Tetrazolium Staining, Mitochondria, and Barley Quality
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Colleges, School and Institutes
Triphenyl tetrazolium chloride (TTC) staining of individual isolated barley aleurone layers wits carried out under aseptic conditions and the amount of formazan generated under a standardized incubation period wits quantified. The nature of the tests minimized or excluded the influences of grain damage, ageing or contaminating microorganisms. Embryos front selected Triumph barley grains, having intensely or poorly staining aleurone layers, were grown on to maturity. Collected grain wits analysed and embryos from the highest-staining progeny from the high-staining aleurone line and the lowest-staining progeny of the low-staining aleurone line were grown on to yield grain of the second selected generations. Aleurone layers of the high-staining line continued to stain intensely, respired strongly, and generated large amounts of alpha-amylase in response to gibberellic acid and embryos from these grains respired and grew vigorously, as did whole grains. In contrast, the aleurone layers of grains from the low-staining line continued to stain poorly and respired weakly, generated little alpha-amylase in response to gibberellic acid, the embryos respired slowly and lacked vigour and, like the whole grains, grew poorly. It is proposed that these results are the consequence of the selection procedure separating lines with superior and interior mitochondria. If this apparently novel approach using TTC staining is confirmed as being valid, it opens a new way for plant breeders to select for more vigorous cereal lines.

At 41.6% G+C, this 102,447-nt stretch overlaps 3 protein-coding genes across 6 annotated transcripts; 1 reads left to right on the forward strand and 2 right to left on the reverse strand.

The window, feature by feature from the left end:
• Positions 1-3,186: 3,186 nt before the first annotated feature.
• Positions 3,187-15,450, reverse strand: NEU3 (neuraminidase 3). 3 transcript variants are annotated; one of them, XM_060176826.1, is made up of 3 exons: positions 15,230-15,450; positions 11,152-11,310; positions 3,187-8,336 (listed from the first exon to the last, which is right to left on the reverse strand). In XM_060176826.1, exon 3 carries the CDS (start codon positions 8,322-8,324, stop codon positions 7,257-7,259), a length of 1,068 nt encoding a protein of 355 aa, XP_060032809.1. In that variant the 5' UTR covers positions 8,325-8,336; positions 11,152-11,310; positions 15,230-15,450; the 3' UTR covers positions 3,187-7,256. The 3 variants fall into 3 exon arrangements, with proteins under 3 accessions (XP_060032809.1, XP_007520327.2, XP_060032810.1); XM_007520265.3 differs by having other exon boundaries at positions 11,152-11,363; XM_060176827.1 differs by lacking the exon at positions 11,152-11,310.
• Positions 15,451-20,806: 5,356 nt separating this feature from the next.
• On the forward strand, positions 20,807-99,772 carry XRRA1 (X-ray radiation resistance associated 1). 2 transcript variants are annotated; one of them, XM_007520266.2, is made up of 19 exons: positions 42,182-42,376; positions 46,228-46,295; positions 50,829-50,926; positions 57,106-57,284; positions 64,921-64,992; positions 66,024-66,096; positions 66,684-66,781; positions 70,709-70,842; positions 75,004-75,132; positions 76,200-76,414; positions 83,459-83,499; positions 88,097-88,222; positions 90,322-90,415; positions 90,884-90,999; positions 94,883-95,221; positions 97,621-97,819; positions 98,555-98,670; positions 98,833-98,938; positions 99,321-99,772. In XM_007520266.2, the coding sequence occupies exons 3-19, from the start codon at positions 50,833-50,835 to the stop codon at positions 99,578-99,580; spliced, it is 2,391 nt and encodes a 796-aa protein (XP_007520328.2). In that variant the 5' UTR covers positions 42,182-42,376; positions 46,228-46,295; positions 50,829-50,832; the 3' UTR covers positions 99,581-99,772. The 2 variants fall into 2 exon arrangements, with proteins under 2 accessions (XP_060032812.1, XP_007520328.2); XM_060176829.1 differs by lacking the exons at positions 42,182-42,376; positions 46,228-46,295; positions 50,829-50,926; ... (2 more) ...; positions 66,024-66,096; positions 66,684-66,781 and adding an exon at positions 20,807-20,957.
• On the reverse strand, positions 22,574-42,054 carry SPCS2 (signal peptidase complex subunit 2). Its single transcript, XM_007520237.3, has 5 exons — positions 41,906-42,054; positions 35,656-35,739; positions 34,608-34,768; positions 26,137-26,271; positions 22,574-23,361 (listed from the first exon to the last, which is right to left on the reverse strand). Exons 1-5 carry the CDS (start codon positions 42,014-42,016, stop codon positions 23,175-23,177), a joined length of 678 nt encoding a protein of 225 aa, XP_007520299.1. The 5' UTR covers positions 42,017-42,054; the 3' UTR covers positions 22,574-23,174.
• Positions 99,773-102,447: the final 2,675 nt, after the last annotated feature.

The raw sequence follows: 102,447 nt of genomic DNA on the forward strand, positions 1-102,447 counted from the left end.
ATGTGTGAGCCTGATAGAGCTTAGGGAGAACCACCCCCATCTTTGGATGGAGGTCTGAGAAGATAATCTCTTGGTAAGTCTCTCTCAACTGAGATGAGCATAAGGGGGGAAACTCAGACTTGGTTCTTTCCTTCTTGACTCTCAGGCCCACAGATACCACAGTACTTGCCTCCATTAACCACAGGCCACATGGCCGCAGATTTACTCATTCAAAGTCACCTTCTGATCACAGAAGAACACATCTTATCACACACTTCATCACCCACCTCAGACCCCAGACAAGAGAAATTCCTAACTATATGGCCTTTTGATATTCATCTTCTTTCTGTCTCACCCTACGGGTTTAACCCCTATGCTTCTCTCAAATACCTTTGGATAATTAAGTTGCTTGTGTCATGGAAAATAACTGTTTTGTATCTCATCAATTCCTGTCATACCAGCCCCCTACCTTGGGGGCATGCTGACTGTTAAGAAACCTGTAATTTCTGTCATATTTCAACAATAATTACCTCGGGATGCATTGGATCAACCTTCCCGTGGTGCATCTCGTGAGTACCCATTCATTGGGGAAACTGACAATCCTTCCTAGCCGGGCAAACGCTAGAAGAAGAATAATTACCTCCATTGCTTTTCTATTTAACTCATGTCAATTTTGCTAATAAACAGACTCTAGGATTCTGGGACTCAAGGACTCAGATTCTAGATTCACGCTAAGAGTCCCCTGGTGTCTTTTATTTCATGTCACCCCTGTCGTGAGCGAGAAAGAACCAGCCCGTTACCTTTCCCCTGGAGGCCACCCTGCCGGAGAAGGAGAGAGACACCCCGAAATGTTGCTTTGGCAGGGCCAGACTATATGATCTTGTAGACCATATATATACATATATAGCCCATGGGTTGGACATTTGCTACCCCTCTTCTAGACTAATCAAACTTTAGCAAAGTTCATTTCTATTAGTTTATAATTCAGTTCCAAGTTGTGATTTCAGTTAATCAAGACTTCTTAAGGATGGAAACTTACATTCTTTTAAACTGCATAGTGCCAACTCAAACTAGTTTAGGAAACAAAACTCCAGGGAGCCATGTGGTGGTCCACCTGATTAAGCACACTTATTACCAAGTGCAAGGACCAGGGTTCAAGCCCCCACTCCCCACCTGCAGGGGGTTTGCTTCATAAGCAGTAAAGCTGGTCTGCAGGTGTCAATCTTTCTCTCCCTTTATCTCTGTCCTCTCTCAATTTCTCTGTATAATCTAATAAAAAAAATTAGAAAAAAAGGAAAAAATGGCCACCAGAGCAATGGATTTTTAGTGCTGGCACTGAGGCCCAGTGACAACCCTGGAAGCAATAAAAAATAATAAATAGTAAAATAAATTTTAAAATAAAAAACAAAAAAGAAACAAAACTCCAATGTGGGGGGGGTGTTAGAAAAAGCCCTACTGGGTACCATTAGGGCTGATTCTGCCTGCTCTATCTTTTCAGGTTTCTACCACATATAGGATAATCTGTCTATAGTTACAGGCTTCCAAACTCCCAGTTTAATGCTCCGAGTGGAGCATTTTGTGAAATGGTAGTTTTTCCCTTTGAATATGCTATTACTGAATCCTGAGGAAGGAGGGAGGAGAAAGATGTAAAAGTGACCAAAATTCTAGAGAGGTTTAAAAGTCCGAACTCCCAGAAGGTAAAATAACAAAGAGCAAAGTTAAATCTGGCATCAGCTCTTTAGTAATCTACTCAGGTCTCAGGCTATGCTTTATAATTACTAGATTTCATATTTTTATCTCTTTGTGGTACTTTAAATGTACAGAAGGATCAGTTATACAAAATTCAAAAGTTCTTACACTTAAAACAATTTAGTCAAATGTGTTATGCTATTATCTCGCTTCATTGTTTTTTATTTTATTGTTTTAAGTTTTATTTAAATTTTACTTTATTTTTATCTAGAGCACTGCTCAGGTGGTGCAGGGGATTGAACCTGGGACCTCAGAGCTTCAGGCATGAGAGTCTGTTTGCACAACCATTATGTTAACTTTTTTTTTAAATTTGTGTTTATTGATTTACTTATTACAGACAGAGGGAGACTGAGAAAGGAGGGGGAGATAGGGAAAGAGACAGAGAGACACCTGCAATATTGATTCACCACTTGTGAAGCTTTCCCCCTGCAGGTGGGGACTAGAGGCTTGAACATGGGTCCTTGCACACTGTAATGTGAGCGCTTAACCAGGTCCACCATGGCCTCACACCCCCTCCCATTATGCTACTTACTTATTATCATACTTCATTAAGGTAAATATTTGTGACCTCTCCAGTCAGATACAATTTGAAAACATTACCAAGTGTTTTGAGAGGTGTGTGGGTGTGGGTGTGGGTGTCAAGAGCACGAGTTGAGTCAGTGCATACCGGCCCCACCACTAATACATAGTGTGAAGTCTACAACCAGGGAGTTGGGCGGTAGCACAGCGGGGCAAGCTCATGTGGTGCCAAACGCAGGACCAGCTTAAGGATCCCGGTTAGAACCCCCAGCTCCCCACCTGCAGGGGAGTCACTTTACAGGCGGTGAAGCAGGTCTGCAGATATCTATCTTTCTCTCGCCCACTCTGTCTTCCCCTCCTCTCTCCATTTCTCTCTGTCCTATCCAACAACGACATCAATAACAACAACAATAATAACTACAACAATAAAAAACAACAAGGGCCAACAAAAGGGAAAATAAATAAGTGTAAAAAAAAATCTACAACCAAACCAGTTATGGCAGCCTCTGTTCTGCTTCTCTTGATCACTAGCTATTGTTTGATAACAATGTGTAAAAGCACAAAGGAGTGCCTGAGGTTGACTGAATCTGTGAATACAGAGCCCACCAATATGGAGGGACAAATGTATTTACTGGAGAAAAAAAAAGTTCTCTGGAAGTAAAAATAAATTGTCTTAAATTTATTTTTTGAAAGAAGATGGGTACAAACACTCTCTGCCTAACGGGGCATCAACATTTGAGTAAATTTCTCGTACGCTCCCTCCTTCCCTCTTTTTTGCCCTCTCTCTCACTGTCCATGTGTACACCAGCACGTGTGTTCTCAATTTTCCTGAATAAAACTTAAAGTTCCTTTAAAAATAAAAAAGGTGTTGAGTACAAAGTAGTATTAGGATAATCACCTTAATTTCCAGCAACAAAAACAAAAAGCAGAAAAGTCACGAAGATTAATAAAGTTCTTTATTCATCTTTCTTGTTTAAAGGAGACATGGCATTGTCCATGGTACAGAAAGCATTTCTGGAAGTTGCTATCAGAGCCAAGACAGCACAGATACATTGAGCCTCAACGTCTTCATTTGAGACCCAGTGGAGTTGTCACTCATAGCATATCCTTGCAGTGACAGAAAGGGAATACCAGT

|Number of pages||8|
|Journal||Journal of the Institute of Brewing|
|Publication status||Published - 1 Jan 2009|
- uniformity, mitochondria, tetrazolium chloride (TTC) staining, Barley, novel plant-breeding possibilities, vigour